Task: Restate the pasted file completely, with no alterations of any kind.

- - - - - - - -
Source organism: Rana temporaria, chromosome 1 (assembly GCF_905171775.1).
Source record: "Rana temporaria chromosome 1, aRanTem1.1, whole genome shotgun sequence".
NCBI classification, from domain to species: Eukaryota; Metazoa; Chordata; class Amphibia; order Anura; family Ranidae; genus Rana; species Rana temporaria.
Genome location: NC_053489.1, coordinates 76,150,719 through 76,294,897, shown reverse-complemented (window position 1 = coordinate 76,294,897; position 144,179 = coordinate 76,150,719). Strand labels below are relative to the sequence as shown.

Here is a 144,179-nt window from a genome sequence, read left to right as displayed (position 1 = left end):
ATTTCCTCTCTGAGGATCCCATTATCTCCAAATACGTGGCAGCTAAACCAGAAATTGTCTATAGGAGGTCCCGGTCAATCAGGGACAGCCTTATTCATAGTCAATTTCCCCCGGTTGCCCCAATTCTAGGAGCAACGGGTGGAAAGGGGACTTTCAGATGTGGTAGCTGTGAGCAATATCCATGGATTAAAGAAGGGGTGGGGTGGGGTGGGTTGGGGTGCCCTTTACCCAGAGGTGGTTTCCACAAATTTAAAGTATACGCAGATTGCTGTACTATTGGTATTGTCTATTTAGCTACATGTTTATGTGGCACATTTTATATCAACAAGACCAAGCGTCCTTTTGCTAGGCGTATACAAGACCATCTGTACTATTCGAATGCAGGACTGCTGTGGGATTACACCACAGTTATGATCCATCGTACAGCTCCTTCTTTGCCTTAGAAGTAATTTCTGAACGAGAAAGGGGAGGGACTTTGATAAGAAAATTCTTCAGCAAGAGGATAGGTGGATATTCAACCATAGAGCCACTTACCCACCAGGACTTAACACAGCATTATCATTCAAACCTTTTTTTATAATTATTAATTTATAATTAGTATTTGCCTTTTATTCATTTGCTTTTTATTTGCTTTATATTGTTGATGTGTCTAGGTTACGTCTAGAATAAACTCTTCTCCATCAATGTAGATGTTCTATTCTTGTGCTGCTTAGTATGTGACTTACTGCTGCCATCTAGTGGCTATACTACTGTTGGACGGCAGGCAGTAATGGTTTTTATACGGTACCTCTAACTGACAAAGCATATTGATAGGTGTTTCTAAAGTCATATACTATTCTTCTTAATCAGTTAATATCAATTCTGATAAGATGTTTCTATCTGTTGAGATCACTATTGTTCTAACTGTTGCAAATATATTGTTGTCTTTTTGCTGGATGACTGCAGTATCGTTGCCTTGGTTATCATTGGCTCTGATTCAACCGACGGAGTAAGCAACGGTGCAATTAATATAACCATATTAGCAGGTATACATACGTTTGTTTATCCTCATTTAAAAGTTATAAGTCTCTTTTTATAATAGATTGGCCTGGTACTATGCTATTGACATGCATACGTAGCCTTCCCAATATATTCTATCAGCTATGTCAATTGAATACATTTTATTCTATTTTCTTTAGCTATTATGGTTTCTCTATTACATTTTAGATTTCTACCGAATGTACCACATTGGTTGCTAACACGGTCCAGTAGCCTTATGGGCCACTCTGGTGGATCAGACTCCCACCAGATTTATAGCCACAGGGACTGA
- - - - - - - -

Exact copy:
Source organism: Rana temporaria, chromosome 1 (assembly GCF_905171775.1).
Source record: "Rana temporaria chromosome 1, aRanTem1.1, whole genome shotgun sequence".
NCBI classification, from domain to species: Eukaryota; Metazoa; Chordata; class Amphibia; order Anura; family Ranidae; genus Rana; species Rana temporaria.
Genome location: NC_053489.1, coordinates 76,150,719 through 76,294,897, shown reverse-complemented (window position 1 = coordinate 76,294,897; position 144,179 = coordinate 76,150,719). Strand labels below are relative to the sequence as shown.

Here is a 144,179-nt window from a genome sequence, read left to right as displayed (position 1 = left end):
ATTTCCTCTCTGAGGATCCCATTATCTCCAAATACGTGGCAGCTAAACCAGAAATTGTCTATAGGAGGTCCCGGTCAATCAGGGACAGCCTTATTCATAGTCAATTTCCCCCGGTTGCCCCAATTCTAGGAGCAACGGGTGGAAAGGGGACTTTCAGATGTGGTAGCTGTGAGCAATATCCATGGATTAAAGAAGGGGTGGGGTGGGGTGGGTTGGGGTGCCCTTTACCCAGAGGTGGTTTCCACAAATTTAAAGTATACGCAGATTGCTGTACTATTGGTATTGTCTATTTAGCTACATGTTTATGTGGCACATTTTATATCAACAAGACCAAGCGTCCTTTTGCTAGGCGTATACAAGACCATCTGTACTATTCGAATGCAGGACTGCTGTGGGATTACACCACAGTTATGATCCATCGTACAGCTCCTTCTTTGCCTTAGAAGTAATTTCTGAACGAGAAAGGGGAGGGACTTTGATAAGAAAATTCTTCAGCAAGAGGATAGGTGGATATTCAACCATAGAGCCACTTACCCACCAGGACTTAACACAGCATTATCATTCAAACCTTTTTTTATAATTATTAATTTATAATTAGTATTTGCCTTTTATTCATTTGCTTTTTATTTGCTTTATATTGTTGATGTGTCTAGGTTACGTCTAGAATAAACTCTTCTCCATCAATGTAGATGTTCTATTCTTGTGCTGCTTAGTATGTGACTTACTGCTGCCATCTAGTGGCTATACTACTGTTGGACGGCAGGCAGTAATGGTTTTTATACGGTACCTCTAACTGACAAAGCATATTGATAGGTGTTTCTAAAGTCATATACTATTCTTCTTAATCAGTTAATATCAATTCTGATAAGATGTTTCTATCTGTTGAGATCACTATTGTTCTAACTGTTGCAAATATATTGTTGTCTTTTTGCTGGATGACTGCAGTATCGTTGCCTTGGTTATCATTGGCTCTGATTCAACCGACGGAGTAAGCAACGGTGCAATTAATATAACCATATTAGCAGGTATACATACGTTTGTTTATCCTCATTTAAAAGTTATAAGTCTCTTTTTATAATAGATTGGCCTGGTACTATGCTATTGACATGCATACGTAGCCTTCCCAATATATTCTATCAGCTATGTCAATTGAATACATTTTATTCTATTTTCTTTAGCTATTATGGTTTCTCTATTACATTTTAGATTTCTACCGAATGTACCACATTGGTTGCTAACACGGTCCAGTAGCCTTATGGGCCACTCTGGTGGATCAGACTCCCACCAGATTTATAGCCACAGGGACTGA